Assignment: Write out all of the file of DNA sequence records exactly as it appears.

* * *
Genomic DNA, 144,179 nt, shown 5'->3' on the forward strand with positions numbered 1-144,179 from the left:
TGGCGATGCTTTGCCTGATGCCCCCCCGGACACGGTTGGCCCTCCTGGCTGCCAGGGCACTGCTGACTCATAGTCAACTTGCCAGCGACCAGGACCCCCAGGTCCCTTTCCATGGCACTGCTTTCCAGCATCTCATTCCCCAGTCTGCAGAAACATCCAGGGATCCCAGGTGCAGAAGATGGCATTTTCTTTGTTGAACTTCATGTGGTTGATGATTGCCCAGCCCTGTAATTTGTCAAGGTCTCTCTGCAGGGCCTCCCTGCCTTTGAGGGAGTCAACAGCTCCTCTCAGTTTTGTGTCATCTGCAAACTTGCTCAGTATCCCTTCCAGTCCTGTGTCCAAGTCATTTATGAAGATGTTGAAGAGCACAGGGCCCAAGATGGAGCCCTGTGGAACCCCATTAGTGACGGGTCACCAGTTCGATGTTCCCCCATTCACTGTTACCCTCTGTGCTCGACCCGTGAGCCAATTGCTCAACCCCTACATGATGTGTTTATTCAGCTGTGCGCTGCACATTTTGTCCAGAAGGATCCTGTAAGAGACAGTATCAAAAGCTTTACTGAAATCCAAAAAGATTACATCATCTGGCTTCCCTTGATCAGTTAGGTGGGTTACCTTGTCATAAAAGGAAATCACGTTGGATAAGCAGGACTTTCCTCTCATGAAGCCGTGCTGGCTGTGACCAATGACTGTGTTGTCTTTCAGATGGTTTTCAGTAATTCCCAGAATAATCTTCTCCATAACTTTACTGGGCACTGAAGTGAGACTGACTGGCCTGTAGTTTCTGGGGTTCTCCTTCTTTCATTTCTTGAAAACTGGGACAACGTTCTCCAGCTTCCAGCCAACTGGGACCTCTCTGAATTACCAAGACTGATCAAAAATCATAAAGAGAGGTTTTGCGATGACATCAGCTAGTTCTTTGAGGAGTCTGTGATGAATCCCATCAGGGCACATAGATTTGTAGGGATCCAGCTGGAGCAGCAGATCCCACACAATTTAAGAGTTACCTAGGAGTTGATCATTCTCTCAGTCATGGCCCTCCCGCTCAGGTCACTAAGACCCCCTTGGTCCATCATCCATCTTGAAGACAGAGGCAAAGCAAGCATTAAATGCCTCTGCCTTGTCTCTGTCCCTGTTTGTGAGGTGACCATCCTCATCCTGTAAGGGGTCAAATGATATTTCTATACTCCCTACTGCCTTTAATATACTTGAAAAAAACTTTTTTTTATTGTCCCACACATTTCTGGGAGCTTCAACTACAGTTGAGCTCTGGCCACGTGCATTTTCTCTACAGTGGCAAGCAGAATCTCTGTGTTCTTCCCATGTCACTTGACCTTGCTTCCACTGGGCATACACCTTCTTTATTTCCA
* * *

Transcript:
Genomic DNA, 144,179 nt, shown 5'->3' on the forward strand with positions numbered 1-144,179 from the left:
TGGCGATGCTTTGCCTGATGCCCCCCCGGACACGGTTGGCCCTCCTGGCTGCCAGGGCACTGCTGACTCATAGTCAACTTGCCAGCGACCAGGACCCCCAGGTCCCTTTCCATGGCACTGCTTTCCAGCATCTCATTCCCCAGTCTGCAGAAACATCCAGGGATCCCAGGTGCAGAAGATGGCATTTTCTTTGTTGAACTTCATGTGGTTGATGATTGCCCAGCCCTGTAATTTGTCAAGGTCTCTCTGCAGGGCCTCCCTGCCTTTGAGGGAGTCAACAGCTCCTCTCAGTTTTGTGTCATCTGCAAACTTGCTCAGTATCCCTTCCAGTCCTGTGTCCAAGTCATTTATGAAGATGTTGAAGAGCACAGGGCCCAAGATGGAGCCCTGTGGAACCCCATTAGTGACGGGTCACCAGTTCGATGTTCCCCCATTCACTGTTACCCTCTGTGCTCGACCCGTGAGCCAATTGCTCAACCCCTACATGATGTGTTTATTCAGCTGTGCGCTGCACATTTTGTCCAGAAGGATCCTGTAAGAGACAGTATCAAAAGCTTTACTGAAATCCAAAAAGATTACATCATCTGGCTTCCCTTGATCAGTTAGGTGGGTTACCTTGTCATAAAAGGAAATCACGTTGGATAAGCAGGACTTTCCTCTCATGAAGCCGTGCTGGCTGTGACCAATGACTGTGTTGTCTTTCAGATGGTTTTCAGTAATTCCCAGAATAATCTTCTCCATAACTTTACTGGGCACTGAAGTGAGACTGACTGGCCTGTAGTTTCTGGGGTTCTCCTTCTTTCATTTCTTGAAAACTGGGACAACGTTCTCCAGCTTCCAGCCAACTGGGACCTCTCTGAATTACCAAGACTGATCAAAAATCATAAAGAGAGGTTTTGCGATGACATCAGCTAGTTCTTTGAGGAGTCTGTGATGAATCCCATCAGGGCACATAGATTTGTAGGGATCCAGCTGGAGCAGCAGATCCCACACAATTTAAGAGTTACCTAGGAGTTGATCATTCTCTCAGTCATGGCCCTCCCGCTCAGGTCACTAAGACCCCCTTGGTCCATCATCCATCTTGAAGACAGAGGCAAAGCAAGCATTAAATGCCTCTGCCTTGTCTCTGTCCCTGTTTGTGAGGTGACCATCCTCATCCTGTAAGGGGTCAAATGATATTTCTATACTCCCTACTGCCTTTAATATACTTGAAAAAAACTTTTTTTTATTGTCCCACACATTTCTGGGAGCTTCAACTACAGTTGAGCTCTGGCCACGTGCATTTTCTCTACAGTGGCAAGCAGAATCTCTGTGTTCTTCCCATGTCACTTGACCTTGCTTCCACTGGGCATACACCTTCTTTATTTCCA